First and foremost, investing in fixed income assets provides diversification from other asset classes such as equities, property, and currencies. Having a low correlation to other asset classes provides the ideal platform to reduce overall risk within an investment portfolio. Figure 1 illustrates the rolling returns of the six major local asset classes over the last ten years. Fixed Income assets, such as bonds and cash, clearly have lower volatilities and corelations to the more aggressive asset classes such as equities and property.
Figure 1: Asset Class Returns
Fixed income investments generally focus on capital preservation, while providing a level of interest income over time. These interest payments come in the form of coupons, interest distributions and repayment of the capital at the end of the investment term. This predictability of income payments therefore enhances the overall stability of one’s investments; yet another benefit of being invested in fixed income assets.
Investing in fixed income assets does not, however, come without any risk. Fixed income assets are at times more susceptible to risks such as changes in interest rates, inflation, and the credit quality of the issuing entity. Careful portfolio construction and monitoring can, however, reduce these risks to manageable levels while providing returns commensurate with the defined investment objectives and performance targets.
Understanding the Inverse Price / Yield relationship
The most formidable instrument in the fixed income investment universe is undoubtedly bonds. Bonds are the primary vehicle used by treasuries to provide government funding and bonds issued by corporates form an integral part of their debt funding and management of their cost of capital.
Bonds are, however, very sensitive to the movement in interest rates. The paradoxical feature to note is that as rates rise, bond prices fall. Conversely, when interest rates fall, bond prices rise. Why is this?
When considering any investment, whether it be gold coins, fine art, or financial instruments such as equities or bonds, the value that you are willing to attach to that investment today can be derived from the value of the future cash flows from that investment. In other words, what I am willing to pay for an investment today will be the value of all the future cash flows discounted by a certain interest rate.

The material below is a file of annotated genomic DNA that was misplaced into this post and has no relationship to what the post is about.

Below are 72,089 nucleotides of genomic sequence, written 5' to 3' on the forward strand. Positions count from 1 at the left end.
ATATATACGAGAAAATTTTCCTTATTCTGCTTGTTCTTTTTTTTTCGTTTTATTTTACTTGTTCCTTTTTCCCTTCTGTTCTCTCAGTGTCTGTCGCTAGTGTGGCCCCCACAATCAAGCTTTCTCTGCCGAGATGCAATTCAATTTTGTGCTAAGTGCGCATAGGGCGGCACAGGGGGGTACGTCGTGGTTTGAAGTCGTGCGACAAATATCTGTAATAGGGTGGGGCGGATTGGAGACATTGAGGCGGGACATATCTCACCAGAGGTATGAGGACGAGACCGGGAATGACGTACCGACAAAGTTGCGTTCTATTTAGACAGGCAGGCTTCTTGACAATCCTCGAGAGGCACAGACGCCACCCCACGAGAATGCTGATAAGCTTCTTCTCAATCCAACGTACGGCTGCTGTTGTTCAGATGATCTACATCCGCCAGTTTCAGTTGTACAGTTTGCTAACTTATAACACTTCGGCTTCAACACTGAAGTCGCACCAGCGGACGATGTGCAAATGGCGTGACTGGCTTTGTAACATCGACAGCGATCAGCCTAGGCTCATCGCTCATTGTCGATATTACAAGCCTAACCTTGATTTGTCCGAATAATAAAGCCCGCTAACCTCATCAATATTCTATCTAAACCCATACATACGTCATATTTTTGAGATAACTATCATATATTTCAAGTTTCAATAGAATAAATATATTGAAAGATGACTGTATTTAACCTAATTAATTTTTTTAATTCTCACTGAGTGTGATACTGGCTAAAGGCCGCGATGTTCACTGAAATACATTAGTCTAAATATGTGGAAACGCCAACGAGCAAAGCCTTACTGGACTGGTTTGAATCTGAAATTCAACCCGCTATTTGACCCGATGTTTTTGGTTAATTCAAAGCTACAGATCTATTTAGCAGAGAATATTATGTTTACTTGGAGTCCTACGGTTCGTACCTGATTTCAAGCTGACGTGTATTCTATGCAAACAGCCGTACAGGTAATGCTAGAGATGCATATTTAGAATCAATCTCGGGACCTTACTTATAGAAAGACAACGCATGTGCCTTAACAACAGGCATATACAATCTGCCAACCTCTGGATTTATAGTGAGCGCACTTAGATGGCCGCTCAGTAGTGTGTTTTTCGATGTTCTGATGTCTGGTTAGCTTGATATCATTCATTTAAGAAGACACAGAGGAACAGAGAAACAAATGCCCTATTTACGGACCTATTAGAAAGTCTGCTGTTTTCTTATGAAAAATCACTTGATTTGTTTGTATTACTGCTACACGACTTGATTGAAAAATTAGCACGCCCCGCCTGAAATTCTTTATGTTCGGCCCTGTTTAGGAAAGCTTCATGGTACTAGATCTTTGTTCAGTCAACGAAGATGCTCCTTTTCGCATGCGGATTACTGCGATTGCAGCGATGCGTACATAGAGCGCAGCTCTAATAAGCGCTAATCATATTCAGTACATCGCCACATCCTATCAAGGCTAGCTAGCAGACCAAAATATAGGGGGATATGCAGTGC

The cash flows are discounted as it is logical that you would want to pay less for the investment today than what it will be potentially worth in the future. This just makes good investing sense. Mathematically, this relationship can be depicted for a single period as follows:
So, when interest rates rise, you will be expecting to pay less for the investment now. Similarly, you will be expecting to pay more for an investment now when the interest rate falls. This is precisely the principle upon which bonds are constructed. As bonds have predictable future cash flows, the price that one is willing to pay today is dependent on the changes in interest rates. Simply put, interest rates go up, bond prices go down. Likewise, interest rates fall, bond prices rise.
Figure 2: Bond Price vs Yield
Fixed income assets are defensive in nature and provide great diversification relative to other asset types. They are often highly liquid and pay a steady stream of income over the life of the asset. Their cash flows are thus predictable, though not without risk. Bonds especially are highly-sensitive to the movement in interest rates, but when well-managed, they offer valuable returns over time. Fixed income, an essential component to any credible investment portfolio.